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Mama Dragons

Jen Blair talks about her son in December 2016 at her home in Twin Falls. Blair’s son came out as gay, prompting Blair to joined the Mama Dragons organization to help encourage other mothers of LGBTQIA children.

TWIN FALLS — The Church of Jesus Christ of Latter-day Saints repealed a policy on Thursday that deemed same-sex couples apostates and banned baptisms for their children.

Now, children of gay parents can be baptized and blessed into the church with their parent’s approval, the church said Thursday morning at a leadership training session. According to the release, President Dallin H. Oaks said the changes will be effective immediately.

The announcement was a surprise to local leaders, but it is a step toward being more inclusive, said Ray Parrish, the church’s regional director of public affairs. This decision gives the church less contention with the LGBTQ community while sticking to its doctrine, he said.

“The church is always looking for ways to be sympathetic with the LGBTQ community,” Parrish said. “We want to be as inclusive as possible without contradicting our beliefs.”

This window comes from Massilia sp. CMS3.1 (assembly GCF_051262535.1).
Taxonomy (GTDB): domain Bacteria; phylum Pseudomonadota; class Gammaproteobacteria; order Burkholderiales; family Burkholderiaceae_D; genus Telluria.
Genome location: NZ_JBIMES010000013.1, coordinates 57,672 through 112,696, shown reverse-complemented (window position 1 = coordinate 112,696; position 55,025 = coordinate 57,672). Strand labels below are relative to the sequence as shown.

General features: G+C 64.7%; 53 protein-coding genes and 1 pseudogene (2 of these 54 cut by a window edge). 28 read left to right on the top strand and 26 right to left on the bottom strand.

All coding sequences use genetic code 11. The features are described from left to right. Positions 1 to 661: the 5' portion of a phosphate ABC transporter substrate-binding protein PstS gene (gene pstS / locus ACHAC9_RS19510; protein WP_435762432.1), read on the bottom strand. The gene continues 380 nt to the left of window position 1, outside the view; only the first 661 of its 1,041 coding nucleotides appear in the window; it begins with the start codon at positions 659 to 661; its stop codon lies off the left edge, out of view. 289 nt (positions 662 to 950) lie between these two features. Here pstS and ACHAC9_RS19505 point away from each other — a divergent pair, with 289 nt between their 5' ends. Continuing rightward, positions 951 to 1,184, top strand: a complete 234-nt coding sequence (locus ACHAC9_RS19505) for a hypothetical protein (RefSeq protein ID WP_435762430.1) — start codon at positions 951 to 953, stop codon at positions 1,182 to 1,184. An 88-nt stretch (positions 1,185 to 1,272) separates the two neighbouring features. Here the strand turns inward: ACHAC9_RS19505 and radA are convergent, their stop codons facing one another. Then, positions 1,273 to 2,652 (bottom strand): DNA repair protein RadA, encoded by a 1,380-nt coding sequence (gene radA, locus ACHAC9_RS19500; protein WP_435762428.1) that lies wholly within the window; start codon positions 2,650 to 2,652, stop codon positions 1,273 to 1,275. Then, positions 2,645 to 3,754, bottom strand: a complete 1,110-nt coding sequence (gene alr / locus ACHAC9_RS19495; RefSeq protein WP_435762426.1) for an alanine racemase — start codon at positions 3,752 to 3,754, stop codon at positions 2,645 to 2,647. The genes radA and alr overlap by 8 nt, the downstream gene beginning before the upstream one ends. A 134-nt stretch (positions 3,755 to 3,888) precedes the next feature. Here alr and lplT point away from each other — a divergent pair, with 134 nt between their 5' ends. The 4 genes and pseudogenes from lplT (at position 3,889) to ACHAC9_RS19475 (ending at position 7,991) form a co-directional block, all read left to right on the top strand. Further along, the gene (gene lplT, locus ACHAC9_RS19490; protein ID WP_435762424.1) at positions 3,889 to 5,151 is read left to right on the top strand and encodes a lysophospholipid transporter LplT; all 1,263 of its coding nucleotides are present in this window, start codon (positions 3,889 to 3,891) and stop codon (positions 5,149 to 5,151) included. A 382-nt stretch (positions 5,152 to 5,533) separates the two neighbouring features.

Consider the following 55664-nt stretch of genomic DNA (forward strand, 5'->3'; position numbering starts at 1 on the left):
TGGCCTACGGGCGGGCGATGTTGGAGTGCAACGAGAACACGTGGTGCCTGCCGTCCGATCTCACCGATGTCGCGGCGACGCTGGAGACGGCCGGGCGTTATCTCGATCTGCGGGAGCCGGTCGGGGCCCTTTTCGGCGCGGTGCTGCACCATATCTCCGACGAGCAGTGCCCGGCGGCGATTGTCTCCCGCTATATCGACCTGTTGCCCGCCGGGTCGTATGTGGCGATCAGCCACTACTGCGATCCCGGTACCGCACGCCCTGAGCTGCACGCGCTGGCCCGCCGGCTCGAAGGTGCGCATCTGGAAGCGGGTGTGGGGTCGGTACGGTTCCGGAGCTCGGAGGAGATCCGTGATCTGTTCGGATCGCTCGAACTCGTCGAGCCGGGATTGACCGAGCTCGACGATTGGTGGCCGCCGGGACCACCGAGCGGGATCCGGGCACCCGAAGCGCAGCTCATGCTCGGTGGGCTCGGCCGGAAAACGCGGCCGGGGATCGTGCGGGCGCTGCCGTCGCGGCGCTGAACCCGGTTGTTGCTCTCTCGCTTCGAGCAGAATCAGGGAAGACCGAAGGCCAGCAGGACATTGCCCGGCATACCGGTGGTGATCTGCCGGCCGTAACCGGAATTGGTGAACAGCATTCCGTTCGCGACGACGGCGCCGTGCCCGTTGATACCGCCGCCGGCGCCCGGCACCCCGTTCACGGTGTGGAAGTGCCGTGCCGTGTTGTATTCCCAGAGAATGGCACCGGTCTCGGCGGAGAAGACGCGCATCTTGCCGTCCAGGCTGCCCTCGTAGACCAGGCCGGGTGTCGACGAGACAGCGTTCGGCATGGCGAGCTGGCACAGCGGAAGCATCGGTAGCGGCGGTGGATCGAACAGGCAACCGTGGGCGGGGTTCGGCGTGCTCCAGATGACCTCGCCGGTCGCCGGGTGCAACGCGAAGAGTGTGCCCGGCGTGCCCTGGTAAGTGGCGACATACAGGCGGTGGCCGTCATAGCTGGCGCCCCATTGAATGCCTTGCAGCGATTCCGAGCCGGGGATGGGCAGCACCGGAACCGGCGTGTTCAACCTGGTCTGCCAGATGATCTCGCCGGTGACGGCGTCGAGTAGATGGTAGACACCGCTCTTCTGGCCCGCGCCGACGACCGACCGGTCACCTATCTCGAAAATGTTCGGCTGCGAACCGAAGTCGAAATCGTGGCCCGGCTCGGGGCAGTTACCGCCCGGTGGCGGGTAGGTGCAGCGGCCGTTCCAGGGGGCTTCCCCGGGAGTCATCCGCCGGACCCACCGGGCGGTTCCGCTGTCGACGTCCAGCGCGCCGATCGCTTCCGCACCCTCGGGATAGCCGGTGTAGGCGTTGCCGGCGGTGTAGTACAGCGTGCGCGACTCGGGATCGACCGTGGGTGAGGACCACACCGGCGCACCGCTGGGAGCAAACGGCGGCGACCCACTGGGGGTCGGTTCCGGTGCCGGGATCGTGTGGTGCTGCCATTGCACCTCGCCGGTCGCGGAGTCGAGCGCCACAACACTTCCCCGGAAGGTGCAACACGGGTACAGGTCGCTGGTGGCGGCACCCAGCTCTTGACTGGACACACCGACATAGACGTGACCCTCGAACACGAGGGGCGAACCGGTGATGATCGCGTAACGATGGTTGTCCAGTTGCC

Mama Dragons, a group of women members of The Church of Jesus Christ of Latter-day Saints who support their LGBTQ children, issued a statement on their Facebook page in response to the news.

“We are intimately aware of the pain this policy has caused and the lives that have been lost, due in part, to this policy,” Mama Dragons said in their post. “While we hope the elimination of this policy will be beneficial for many going forward and lead to a church that is eventually more inclusive, we continue to sit with those individuals who are most affected by the adoption and enforcement of this policy.”

Mama Dragons Board Chair Jen Blair, of Twin Falls, said that there have been lots of emotion and conversation within the organization today. The church’s decision to retract the policy established in November 2015 gives local leaders the power declare someone an apostate or not, which can have benefits or consequences depending on where you live, she said. Meanwhile, people still wonder what the purpose was of the policy, which was in place for three and a half years, she said.

“As an individual I always want people to stop and listen to the people who are hurting most,” Blair said. “We recognize that people reading the Times-News in Twin Falls can’t change the church, it’s a huge organization. The people have been hurt by this are acutely aware of this. They need someone who can listen to them.”

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